A section of George Keller’s Will (via the Hottle-Keller Association)
On Tuesday, April 9 at 6:30 Karen Cooper from the Hottle Keller Association will present a program about some of the rare historical documents found in the Shenandoah Germanic Heritage Museum The event is free and open to the public at the Shenandaoh County Library in Edinburg. Come help us celebrate local history and our own archival research collections in the Shenandaoh Room and Truban Archives!
“Look What We Found!” Papers and Memorabilia in the Shenandoah Germanic Heritage Museum”.
The Shenandoah Germanic Heritage Museum is located at the Keller Homestead west of Toms Brook and 1 and 1/2 miles south of Mt Olive just off the Back Road (#623). The papers fall into four main categories and span two centuries. There are materials collected by Ephraim Baker, and these range from 1822 to the beginning of the Twentieth Century. Among these are Civil War Bonds and letters, militia appointments, a militia list, items concerning the care for poor and indigent, requests for advice in handling government policies after the Civil War, IOU’s store ledgers and much more. There are several generations of Keller materials. Some of them complement the Baker records, while others describe for us the importance of the Toms Brook area in the rebuilding of the County and the Valley after the Civil War. The railroad, the development of modern modes of transportation and farming are clear from the many ads and items from this 1880s – 1940s time frame. A collection on the Shaver Family and a large amount of Rosenberger information adds to our understanding. The history of the development of the Hottel Keller Association and the Hottel Keller Memorial, Incorporated, along with many pictures and materials about the extended Hottel and Keller families and their neighbors helps to fill in the picture of life in the extended Toms Brook, Fishers Hill, Mt. Olive, Saumsville area with its many small villages and extended trade networks. The papers also give details about schools, churches and cemeteries. Apples to England, Chevys from Detroit, opossums for credit, school books passed down through the generations – so many facets of our local every day activities are coming to life as these papers are unwrapped, and cataloged. Many of these materials seem to have never been unfolded or unbound.
It’s election season, and voting day is just around the corner. By now, you probably have an opinion about the Presidential candidates, but do you know who else is on the ballot? How about where to vote? Here’s a quick guide to find out some of the finer details before you head out to cast your ballot:
Virginia State Board of Elections If you live in Virginia, the State Board of Elections is a one-stop shop for just about everything you need to know except which candidate you should pick. Non-partisan, and authoritative, their website answers:
Am I registered?
Where do I vote?
What’s on the Ballot?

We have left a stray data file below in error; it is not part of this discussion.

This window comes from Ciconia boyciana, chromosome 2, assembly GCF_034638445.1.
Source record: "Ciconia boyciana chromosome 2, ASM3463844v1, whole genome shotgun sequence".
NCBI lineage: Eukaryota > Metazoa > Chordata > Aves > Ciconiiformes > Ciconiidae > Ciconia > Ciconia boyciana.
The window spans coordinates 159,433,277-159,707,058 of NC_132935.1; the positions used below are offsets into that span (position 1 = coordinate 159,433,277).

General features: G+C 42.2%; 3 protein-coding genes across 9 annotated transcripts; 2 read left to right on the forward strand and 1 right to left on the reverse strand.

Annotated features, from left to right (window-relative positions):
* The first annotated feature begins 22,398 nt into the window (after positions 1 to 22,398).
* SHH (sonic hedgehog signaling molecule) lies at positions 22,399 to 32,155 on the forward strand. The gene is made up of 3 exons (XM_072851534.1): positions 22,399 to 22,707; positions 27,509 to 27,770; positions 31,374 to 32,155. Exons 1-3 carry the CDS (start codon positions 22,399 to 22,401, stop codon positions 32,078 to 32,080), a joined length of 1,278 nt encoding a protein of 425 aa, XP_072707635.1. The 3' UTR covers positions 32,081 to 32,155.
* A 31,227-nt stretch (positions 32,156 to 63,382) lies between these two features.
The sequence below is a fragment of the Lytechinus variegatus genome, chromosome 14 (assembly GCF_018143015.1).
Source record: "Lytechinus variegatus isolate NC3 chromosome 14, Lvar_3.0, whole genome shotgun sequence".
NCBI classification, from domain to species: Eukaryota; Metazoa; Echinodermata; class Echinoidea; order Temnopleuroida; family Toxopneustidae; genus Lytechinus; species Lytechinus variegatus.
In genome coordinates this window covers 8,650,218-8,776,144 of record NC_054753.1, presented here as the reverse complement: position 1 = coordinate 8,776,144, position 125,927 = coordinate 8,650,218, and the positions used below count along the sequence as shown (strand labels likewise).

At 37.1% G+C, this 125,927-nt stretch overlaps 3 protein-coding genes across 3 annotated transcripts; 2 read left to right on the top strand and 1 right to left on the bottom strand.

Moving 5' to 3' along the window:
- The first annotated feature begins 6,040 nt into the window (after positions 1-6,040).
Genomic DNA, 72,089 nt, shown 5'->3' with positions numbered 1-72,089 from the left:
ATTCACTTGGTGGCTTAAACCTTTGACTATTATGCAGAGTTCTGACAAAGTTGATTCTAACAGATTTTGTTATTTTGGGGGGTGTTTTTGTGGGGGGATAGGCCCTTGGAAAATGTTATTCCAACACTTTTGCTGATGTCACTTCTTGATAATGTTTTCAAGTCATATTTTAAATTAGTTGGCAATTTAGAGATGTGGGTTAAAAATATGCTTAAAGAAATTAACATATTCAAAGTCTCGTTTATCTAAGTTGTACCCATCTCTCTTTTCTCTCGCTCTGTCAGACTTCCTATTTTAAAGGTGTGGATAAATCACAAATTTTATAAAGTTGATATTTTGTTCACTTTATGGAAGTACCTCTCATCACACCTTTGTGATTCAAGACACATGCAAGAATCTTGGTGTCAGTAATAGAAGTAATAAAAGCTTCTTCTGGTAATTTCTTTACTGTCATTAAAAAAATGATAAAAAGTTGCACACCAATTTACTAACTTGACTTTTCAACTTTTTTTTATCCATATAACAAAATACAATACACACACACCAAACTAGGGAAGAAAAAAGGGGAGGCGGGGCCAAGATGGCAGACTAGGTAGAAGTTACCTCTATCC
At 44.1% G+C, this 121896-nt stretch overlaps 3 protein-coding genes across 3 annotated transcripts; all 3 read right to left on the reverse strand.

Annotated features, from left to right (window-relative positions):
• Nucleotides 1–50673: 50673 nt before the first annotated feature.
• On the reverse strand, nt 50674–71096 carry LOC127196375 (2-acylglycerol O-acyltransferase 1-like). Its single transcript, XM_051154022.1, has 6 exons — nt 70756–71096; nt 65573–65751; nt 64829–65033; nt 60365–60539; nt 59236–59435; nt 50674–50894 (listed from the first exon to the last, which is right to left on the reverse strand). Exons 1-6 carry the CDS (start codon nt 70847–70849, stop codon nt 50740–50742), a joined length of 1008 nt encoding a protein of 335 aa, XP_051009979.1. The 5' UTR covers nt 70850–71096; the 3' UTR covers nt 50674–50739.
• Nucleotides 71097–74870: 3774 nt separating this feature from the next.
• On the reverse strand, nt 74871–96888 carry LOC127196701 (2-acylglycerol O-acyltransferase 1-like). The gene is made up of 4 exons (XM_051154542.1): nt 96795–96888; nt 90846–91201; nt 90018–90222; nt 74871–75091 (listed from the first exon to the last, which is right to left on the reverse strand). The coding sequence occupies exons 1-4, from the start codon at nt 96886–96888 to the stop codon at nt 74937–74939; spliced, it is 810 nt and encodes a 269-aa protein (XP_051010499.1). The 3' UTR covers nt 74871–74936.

What ID should I bring
And, of course, much more. If you live in Virginia and have any questions about election day, this should be your first stop.
Can I Vote? If you live in another state – or need to help a family member who does – your next visit should be CanIVote.org. This non-partisan site is maintained by the National Association for the Secretaries of State and serves as a comprehensive resource for questions about voting.
Internet Public Library – Election and Voting Curated by librarians (who else?) the Internet Public Library Election Guide has information about both partisan, non-partisan and mainstream media resources to satisfy all but the most rabid election-mania.
Visit your local Library If you still want more information, just stop by and see us. We can answer just about any question you might have. Except, of course, exactly which candidate should get your vote!
We are happy to report that the Library of Virginia staff was very interested in preserving these papers, and have arranged with the publisher of the Northern Virginia Daily to have them microfilmed and digitized as an important historical record for future generations.
At a recent statewide meeting, I had the opportunity to meet some of the people involved in the project and see first-hand the efforts being made to restore and preserve these papers. Errol Somay, head of the project, was especially thrilled at finding this large collection of pre-1923 newspapers. “We really thought we had identified all the large collections in the state…and because they were all published before 1923 they are out of copyright and we can post them free on the project’s website.”
Take a look at some pictures of this work being done at the Library of Virginia. Once the microfilming is complete, the Northern Virginia Daily will receive a copy and we expect to add this to the deposit collection in Edinburg.
A page from the Woodstock Times featuring a political cartoon, local features and advertisements from the early 1900s.
A member of the preservation staff works to restore a sheet of newsprint from the archive. All preservation work is non-destructive, and reversible to maintain the integrity of the historical document.
Henry Morse (front) and Errol Somay show a tour group a six-month run of the Middletown Weekly, most likely a one-of-a-kind collection found in the archives of the Northern Virginia Daily.
So far this month we have issued 550 new library cards! Are you one of our newest members? If not, we have made it easier than ever for you to get a library card. If you live, work, own property, or go to school in Shenandoah County a new library card is just a few clicks away.
Just visit our online registration form from any computer with internet access and register your information. After that stop by any of our six locations to pick up your card.